The Lovin’ Spoonful’s third record was one of those albums that suddenly found its way into my childhood collection, presumably a hand-me-down offering from my father when he figured out that the more time I spent dwelling in front of a record player was less time spent bugging him.
It’s true: at a very young age, I was enraptured by the hypnotizing 33 1/3 revolutions per minutes and would absorb every detail of each platter that mattered in my donated collection.
Hums Of The Lovin’ Spoonful was one of those records that mattered, only to be neglected and forgotten for many years afterwards, in many ways, the same way that public perception of the Spoonful themselves has followed.
Because, unless you’re the 13th Floor Elevators and have a bullshit patent on an “electric jug,” there’s not a lot of creative empathy if you call yourselves a jug band and play something referred to as “good time music.”
Hums is the record that actually attempts to demonstrate a wide diversity of styles, and most of the time it finds the band doing exactly that. From traditional folk, straight up rock, and even a legitimate attempt at country music, the Lovin’ Spoonful cram it all into this record, the last offering from the original line-up and their most compelling.
Spoonful vocalist John Sebastian pens all of the material, but the unsung hero is guitarist Zal Yanovsky who bounces between styles and genres so effortlessly that you’ll understand why R.E.M.’s Peter Buck is such an outspoken fan.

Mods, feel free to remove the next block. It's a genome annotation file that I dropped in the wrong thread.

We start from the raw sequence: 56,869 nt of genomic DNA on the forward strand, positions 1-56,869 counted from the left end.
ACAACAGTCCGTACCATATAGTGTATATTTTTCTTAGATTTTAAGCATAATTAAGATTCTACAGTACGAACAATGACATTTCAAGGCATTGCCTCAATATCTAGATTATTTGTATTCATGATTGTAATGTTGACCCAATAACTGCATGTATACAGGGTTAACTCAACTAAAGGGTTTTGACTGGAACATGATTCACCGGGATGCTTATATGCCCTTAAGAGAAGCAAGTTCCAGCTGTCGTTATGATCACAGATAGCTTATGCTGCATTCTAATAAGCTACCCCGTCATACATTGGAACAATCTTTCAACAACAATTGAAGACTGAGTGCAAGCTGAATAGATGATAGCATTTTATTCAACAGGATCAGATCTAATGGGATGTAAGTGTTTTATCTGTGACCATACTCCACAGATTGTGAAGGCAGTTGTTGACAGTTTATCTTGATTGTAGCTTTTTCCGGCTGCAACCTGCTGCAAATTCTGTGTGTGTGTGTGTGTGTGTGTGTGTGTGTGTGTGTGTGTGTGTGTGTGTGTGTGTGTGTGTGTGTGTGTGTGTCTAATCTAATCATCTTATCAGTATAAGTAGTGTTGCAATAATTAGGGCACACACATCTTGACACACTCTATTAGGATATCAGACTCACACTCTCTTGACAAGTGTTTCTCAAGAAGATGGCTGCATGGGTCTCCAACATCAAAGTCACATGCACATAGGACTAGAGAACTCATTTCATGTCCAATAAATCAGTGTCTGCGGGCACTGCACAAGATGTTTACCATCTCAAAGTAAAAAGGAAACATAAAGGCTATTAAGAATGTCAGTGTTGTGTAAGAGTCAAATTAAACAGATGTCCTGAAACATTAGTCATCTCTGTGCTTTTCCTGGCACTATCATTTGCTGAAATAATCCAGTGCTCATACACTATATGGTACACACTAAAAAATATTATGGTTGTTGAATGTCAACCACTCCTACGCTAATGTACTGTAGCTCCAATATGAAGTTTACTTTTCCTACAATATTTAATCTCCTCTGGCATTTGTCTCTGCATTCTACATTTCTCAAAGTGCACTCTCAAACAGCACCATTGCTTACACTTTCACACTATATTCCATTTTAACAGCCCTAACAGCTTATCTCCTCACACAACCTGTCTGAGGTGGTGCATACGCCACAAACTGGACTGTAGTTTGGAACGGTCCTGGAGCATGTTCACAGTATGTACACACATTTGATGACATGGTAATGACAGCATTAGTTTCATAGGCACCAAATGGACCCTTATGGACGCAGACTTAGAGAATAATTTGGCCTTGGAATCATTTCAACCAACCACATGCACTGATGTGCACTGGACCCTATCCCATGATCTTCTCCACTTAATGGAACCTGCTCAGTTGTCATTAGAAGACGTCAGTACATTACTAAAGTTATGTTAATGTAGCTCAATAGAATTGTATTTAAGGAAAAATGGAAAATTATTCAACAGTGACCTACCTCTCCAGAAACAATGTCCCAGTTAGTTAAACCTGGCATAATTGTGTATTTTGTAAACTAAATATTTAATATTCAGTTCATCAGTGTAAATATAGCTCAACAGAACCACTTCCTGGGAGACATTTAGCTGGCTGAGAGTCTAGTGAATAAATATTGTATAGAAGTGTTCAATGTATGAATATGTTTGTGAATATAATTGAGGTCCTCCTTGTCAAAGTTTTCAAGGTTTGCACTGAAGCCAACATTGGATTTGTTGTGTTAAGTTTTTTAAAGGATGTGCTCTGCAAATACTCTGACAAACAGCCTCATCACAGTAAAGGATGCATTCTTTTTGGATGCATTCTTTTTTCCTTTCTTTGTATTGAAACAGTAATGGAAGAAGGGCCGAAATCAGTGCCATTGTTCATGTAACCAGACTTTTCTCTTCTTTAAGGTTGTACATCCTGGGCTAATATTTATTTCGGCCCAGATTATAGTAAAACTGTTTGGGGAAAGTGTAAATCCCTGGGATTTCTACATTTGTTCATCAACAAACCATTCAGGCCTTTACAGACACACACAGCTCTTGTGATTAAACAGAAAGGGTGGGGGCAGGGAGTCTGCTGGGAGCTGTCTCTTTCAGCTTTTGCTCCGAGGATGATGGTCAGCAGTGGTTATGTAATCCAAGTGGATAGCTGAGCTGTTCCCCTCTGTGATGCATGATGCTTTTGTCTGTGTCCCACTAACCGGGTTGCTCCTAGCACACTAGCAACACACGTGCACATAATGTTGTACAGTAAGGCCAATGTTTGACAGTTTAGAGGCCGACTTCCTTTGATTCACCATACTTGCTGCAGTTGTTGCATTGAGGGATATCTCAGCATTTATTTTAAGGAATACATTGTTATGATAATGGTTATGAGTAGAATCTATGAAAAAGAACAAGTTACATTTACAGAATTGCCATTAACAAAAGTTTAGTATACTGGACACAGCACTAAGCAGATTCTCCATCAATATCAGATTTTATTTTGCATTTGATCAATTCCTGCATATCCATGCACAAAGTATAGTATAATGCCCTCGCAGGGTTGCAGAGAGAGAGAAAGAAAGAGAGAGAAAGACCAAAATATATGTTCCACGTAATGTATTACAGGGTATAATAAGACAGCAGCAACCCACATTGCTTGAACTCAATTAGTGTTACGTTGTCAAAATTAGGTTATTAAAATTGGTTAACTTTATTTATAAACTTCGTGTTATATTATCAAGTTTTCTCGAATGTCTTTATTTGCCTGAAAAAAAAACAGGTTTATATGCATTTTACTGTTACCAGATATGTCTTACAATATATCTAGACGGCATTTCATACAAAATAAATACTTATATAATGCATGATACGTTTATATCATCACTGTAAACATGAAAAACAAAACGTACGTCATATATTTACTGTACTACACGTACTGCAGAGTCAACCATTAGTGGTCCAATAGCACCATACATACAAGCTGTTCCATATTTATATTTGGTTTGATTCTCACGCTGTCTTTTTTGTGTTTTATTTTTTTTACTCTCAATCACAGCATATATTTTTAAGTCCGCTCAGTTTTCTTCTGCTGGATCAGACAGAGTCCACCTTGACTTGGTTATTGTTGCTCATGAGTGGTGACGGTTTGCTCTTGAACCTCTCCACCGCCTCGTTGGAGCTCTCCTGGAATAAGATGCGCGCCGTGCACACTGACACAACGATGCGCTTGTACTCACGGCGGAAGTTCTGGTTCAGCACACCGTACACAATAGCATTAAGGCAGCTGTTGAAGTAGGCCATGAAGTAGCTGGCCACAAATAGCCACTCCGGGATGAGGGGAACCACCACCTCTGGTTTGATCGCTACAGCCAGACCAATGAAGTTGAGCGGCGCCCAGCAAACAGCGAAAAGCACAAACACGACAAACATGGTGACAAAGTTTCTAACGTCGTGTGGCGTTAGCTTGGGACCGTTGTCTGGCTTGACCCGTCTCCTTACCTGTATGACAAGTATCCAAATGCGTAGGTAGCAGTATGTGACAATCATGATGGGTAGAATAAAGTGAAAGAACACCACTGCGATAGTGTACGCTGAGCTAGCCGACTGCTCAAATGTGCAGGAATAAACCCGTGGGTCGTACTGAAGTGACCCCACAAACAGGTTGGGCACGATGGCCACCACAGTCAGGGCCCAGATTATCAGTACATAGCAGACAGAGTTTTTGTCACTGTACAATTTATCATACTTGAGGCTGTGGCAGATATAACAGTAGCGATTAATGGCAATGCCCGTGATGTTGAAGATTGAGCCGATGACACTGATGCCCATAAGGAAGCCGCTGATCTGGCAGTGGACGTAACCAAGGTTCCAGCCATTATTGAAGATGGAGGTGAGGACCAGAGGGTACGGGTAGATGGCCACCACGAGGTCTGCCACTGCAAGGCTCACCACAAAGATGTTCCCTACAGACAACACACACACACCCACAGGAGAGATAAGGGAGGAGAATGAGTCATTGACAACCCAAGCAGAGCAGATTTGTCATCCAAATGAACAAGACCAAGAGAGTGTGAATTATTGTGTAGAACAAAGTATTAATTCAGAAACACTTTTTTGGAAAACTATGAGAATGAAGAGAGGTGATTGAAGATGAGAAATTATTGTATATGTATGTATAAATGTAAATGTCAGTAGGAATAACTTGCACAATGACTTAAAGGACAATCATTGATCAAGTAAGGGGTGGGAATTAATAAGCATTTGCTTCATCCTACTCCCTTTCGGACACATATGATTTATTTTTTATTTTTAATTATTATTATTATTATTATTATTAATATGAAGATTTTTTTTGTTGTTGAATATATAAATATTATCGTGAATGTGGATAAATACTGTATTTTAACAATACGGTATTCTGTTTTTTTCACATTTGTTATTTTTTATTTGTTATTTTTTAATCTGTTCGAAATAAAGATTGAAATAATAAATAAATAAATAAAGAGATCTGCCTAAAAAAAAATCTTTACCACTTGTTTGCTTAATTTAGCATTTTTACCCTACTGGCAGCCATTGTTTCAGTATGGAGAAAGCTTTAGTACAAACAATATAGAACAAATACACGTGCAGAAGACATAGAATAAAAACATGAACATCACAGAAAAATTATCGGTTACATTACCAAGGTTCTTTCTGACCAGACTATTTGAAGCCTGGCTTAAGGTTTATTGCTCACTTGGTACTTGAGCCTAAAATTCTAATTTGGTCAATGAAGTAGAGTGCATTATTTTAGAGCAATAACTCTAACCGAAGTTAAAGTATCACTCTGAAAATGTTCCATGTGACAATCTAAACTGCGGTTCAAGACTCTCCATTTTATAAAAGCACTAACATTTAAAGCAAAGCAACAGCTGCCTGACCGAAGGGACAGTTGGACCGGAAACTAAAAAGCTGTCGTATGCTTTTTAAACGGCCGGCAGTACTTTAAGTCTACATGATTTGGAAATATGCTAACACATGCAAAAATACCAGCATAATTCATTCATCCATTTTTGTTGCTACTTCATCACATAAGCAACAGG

“Summer In The City” is the big hit that everyone’s familiar with, but Hums provided a pair of additional Top 10 hits with the gentle “Rain On The Roof” and that aforementioned attempt at country, “Nashville Cats,” pre-dating The Byrds own foray into country music by a year or two.
“Nashville Cats” is such a convincing workout that even Flatt & Scruggs borrowed it for their own while Johnny Cash took a swipe at Hums’ “Darlin’ Companion” for his At San Quentin release.
With tack pianos, slide whistles, and a Jews harp in the mix, Hums Of The Lovin’ Spoonful is indeed good time music, but in the most inspirational way. It’s the sound of young men fully realizing the plethora of great music available to them, while trying to replicate the same sounds with respect and maturity.
The fact that their youth is reflected in their execution–the band is clearly having fun here–should not be a deterrent in discovering this forgotten gem. Hums Of The Lovin’ Spoonful plays like the unintentional classic record that it is, a collection of empathetic renditions of the music that inspired the band members, while inspiring a young boy in front of a record player who’s discovering music for the first time himself.